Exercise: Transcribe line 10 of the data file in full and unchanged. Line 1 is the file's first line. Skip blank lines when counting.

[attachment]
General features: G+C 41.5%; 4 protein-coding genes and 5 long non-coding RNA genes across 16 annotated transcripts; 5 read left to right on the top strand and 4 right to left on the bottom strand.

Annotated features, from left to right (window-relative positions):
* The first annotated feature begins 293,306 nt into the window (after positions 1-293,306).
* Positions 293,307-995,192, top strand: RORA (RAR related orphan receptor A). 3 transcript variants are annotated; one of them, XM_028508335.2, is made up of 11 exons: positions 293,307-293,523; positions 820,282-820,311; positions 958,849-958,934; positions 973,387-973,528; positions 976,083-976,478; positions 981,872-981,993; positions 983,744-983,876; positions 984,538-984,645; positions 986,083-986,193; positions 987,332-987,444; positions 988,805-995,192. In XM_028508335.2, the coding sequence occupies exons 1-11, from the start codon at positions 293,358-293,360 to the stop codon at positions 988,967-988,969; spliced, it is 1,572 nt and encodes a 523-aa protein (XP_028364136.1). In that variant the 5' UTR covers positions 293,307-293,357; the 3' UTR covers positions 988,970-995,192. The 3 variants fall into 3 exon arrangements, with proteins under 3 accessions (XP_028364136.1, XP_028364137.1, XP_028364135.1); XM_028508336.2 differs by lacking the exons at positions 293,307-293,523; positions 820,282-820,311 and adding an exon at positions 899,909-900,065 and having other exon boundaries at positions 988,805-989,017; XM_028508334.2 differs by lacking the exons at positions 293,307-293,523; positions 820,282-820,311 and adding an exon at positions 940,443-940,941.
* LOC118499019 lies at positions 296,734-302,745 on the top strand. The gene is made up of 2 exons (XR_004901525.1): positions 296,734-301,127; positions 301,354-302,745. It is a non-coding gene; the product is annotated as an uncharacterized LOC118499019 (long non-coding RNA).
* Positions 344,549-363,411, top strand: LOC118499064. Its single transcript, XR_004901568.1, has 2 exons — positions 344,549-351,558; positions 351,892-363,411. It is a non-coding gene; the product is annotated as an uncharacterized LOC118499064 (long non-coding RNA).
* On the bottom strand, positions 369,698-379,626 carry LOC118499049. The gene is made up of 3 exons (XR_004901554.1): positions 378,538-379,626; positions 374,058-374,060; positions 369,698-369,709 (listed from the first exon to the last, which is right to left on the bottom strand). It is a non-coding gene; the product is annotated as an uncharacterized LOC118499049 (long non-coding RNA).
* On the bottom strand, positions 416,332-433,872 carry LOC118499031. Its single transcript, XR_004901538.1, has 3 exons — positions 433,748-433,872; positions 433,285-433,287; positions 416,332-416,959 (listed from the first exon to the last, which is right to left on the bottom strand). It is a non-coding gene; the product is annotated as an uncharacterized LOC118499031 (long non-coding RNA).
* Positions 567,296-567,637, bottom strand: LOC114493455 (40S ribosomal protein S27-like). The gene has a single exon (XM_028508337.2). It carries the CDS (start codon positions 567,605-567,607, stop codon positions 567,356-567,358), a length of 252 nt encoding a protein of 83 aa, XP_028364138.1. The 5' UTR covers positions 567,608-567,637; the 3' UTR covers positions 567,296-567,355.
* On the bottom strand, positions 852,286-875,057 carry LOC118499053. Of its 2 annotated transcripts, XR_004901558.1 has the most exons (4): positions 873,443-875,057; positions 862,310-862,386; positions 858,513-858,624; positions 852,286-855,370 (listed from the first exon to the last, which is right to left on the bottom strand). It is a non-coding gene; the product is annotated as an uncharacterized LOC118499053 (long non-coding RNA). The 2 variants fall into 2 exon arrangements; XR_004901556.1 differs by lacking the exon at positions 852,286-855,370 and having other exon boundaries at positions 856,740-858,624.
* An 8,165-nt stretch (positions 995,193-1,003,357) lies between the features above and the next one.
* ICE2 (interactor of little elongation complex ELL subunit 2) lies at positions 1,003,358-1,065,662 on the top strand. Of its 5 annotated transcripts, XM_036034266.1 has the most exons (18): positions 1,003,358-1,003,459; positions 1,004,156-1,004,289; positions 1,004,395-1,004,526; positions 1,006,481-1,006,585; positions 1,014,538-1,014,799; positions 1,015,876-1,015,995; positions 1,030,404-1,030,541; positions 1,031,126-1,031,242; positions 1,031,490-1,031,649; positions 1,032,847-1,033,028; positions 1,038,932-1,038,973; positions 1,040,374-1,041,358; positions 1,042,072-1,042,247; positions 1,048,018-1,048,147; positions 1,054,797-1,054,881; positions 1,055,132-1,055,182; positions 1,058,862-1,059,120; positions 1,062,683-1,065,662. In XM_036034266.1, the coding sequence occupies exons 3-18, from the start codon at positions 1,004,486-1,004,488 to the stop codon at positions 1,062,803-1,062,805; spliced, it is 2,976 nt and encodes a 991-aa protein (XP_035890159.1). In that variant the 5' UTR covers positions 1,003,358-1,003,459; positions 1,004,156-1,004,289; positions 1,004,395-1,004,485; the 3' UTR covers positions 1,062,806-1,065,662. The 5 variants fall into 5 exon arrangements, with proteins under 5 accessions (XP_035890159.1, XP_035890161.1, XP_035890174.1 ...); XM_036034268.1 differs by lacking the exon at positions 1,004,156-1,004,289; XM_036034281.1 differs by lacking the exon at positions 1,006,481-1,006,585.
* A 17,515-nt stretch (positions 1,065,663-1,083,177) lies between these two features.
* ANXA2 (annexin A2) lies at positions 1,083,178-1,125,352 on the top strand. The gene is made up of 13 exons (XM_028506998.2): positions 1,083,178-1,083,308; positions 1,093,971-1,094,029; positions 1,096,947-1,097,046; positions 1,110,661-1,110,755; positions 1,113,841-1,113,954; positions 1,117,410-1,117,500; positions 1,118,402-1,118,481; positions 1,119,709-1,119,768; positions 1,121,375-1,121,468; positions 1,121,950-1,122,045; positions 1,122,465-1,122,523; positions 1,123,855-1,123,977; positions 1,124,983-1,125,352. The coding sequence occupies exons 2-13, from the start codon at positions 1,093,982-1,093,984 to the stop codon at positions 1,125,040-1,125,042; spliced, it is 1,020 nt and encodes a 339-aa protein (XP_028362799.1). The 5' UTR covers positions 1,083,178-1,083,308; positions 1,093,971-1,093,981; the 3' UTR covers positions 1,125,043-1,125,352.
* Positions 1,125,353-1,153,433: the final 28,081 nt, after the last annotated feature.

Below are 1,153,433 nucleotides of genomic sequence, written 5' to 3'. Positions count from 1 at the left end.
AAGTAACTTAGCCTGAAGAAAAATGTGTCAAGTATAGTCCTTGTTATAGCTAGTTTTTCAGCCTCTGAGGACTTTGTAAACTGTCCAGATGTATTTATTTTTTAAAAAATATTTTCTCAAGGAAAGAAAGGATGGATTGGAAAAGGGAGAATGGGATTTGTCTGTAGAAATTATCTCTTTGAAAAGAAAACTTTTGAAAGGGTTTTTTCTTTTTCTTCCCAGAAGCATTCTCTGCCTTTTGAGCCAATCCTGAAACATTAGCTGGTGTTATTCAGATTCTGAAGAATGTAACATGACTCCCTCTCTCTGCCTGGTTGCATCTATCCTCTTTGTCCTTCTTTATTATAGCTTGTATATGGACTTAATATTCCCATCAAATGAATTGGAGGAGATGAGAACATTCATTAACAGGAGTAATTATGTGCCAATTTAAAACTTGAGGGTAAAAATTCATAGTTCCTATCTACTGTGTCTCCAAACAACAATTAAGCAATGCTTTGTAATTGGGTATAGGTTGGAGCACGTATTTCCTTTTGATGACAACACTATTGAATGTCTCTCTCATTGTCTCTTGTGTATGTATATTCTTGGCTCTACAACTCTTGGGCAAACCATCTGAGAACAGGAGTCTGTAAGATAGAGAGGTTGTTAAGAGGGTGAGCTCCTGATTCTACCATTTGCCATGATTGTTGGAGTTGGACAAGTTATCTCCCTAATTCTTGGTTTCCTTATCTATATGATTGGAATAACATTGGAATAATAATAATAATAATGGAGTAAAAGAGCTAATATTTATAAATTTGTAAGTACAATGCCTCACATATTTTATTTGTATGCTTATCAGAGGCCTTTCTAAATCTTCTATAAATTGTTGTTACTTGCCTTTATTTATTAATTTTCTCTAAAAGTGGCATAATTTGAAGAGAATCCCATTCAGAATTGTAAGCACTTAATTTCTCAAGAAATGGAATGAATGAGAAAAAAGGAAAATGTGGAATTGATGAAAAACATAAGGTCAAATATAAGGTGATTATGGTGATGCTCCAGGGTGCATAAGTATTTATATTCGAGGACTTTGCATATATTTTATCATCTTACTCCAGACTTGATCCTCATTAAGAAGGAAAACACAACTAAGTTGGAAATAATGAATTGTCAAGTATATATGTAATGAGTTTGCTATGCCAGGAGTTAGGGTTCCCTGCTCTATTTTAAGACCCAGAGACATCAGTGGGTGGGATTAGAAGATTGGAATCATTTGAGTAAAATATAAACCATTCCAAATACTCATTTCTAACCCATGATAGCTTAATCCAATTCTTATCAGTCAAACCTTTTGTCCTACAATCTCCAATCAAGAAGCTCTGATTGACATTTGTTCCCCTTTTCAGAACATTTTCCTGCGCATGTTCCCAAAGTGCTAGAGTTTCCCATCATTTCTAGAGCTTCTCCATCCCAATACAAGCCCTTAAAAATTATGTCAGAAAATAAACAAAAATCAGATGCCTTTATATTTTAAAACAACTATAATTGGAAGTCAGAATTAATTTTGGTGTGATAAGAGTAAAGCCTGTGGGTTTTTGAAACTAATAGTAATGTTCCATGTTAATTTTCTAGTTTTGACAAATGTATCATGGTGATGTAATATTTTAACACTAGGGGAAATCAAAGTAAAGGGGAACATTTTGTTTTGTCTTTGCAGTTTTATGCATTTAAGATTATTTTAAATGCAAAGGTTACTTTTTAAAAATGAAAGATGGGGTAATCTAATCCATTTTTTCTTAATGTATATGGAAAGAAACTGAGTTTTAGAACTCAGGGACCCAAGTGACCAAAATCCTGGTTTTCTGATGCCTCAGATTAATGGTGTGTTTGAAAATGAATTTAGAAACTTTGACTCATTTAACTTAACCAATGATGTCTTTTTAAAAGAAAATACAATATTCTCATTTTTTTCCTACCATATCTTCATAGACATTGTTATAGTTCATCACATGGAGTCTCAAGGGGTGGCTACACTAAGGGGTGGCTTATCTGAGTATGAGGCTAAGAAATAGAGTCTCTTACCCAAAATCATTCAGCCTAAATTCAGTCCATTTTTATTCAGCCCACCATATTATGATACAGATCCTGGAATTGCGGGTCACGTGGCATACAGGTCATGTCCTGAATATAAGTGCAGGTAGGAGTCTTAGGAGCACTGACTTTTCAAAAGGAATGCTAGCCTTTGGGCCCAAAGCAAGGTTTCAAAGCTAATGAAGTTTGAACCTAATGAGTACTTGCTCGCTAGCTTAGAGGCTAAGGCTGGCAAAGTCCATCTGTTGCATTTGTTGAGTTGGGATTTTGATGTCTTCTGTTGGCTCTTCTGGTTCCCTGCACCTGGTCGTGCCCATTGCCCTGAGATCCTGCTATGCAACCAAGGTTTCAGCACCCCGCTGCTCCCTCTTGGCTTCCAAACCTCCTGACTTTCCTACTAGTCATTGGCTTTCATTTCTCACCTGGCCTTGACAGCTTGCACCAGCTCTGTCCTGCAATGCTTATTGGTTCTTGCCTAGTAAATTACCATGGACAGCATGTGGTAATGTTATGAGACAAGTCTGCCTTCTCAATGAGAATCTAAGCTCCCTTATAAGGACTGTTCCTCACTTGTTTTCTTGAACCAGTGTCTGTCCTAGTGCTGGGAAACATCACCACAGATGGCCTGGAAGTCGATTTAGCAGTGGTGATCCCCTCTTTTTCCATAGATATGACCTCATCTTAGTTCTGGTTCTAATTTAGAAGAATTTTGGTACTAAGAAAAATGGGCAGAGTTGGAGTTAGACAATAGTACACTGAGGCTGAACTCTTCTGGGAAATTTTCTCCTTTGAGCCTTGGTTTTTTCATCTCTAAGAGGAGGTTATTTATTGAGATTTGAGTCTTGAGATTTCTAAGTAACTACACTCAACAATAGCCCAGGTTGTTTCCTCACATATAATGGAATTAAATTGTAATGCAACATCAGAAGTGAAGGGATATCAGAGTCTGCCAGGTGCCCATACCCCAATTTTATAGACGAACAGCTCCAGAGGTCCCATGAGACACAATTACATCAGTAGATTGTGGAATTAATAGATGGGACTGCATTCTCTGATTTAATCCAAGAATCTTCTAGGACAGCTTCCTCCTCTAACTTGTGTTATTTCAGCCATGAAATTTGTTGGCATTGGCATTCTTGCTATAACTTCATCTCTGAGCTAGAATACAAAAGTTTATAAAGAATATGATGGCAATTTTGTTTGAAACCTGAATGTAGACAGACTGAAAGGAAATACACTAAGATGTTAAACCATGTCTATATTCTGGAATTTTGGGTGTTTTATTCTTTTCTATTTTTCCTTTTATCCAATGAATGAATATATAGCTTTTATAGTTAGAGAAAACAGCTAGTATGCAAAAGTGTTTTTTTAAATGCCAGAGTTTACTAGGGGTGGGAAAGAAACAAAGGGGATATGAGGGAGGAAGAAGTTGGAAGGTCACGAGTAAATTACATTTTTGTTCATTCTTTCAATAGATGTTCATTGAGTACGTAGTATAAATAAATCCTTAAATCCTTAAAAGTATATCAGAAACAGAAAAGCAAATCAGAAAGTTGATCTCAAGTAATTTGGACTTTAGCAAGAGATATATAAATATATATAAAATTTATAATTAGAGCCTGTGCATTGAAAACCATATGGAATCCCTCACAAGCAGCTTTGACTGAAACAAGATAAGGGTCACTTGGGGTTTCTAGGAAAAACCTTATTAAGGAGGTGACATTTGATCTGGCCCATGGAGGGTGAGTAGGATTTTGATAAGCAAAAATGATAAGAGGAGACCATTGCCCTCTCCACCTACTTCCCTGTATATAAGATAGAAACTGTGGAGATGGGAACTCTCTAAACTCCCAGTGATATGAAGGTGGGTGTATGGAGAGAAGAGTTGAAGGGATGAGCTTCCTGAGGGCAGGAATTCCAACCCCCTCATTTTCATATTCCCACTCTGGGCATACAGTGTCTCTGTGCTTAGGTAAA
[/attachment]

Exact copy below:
* On the bottom strand, positions 852,286-875,057 carry LOC118499053. Of its 2 annotated transcripts, XR_004901558.1 has the most exons (4): positions 873,443-875,057; positions 862,310-862,386; positions 858,513-858,624; positions 852,286-855,370 (listed from the first exon to the last, which is right to left on the bottom strand). It is a non-coding gene; the product is annotated as an uncharacterized LOC118499053 (long non-coding RNA). The 2 variants fall into 2 exon arrangements; XR_004901556.1 differs by lacking the exon at positions 852,286-855,370 and having other exon boundaries at positions 856,740-858,624.